A historic cruise liner that once called New York City home is in dire straits as a conservancy group works hard to restore the ship to her former glory. NY1's Valarie D'Elia filed the following report.
In her glory days, the SS United States was the pride of maritime America, breaking the transatlantic speed record on her maiden voyage.
Since 1996, she is sitting as a shell of her former self, rusting forlornly in Philadelphia. Now in a race against time, she clings to life like the peeling paint that sadly defines her.
The ship's fate now rests in the hands of the SS United States Conservancy, who recently gave NY1 a private peek back in time.
The conservancy is working full steam ahead to bring the ship back to New York where she was docked from 1952-1969. They are on a spring deadline to rope in a developer with a boatload of cash -- in the vicinity of $300 million -- to turn her into a hotel and tourist attraction.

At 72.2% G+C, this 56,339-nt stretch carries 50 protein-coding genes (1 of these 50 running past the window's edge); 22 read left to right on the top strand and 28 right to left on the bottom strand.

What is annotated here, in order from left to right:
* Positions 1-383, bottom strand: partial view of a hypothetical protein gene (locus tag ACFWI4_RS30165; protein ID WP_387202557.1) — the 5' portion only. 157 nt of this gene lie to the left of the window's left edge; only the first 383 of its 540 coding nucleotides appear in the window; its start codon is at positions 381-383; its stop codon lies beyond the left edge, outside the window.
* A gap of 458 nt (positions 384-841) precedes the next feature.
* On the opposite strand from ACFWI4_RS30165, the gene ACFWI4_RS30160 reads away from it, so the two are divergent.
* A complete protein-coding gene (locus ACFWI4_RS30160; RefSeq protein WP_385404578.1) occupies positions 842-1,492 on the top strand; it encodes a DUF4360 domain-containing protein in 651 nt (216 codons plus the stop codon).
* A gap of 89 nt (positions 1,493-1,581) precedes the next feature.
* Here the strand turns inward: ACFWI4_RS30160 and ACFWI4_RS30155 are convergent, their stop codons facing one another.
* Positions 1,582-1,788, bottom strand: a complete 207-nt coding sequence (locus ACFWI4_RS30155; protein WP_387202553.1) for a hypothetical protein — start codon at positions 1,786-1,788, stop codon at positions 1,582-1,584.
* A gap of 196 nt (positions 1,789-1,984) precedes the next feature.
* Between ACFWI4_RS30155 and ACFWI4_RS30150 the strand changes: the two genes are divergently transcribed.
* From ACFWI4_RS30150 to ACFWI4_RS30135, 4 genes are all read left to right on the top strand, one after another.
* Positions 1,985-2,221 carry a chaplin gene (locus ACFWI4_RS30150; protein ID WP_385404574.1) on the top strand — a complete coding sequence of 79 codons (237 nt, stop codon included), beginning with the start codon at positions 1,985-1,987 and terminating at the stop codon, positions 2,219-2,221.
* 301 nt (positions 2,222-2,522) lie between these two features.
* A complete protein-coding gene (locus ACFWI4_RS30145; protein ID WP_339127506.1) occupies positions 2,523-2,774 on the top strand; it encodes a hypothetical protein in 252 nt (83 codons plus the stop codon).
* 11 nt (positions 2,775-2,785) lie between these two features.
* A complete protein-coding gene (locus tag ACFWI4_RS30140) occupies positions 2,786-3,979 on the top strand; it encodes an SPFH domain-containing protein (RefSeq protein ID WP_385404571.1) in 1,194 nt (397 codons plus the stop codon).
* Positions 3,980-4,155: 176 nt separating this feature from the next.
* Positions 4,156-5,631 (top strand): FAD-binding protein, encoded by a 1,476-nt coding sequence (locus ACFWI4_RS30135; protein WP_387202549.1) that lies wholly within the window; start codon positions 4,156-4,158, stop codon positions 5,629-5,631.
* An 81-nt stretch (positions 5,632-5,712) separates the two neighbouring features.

"It would be great to see the SS US back on the Hudson, it would be a crown jewel of the Hudson River Park," says Dan McSweeney, managing director of the SSUS Redevelopment Project.
Despite no active discussions with Hudson River Park, the conservancy remains undaunted.
"I still recall the absolute luxury of this ship, undeniable no matter what age you are," says Rosalyn McPherson of the SSUS Conservancy.
McPherson was a little girl in 1958 when she sailed with her mom and dad, now she’s behind the museum she hopes to see revive the empty deck.
For Dan McSweeney, it’s not just business either. His Dad was a steward on the ship. He's on a personal mission to keep the beloved oceanliner permanently docked on the National Register of Historic Places and out of the scrapyard.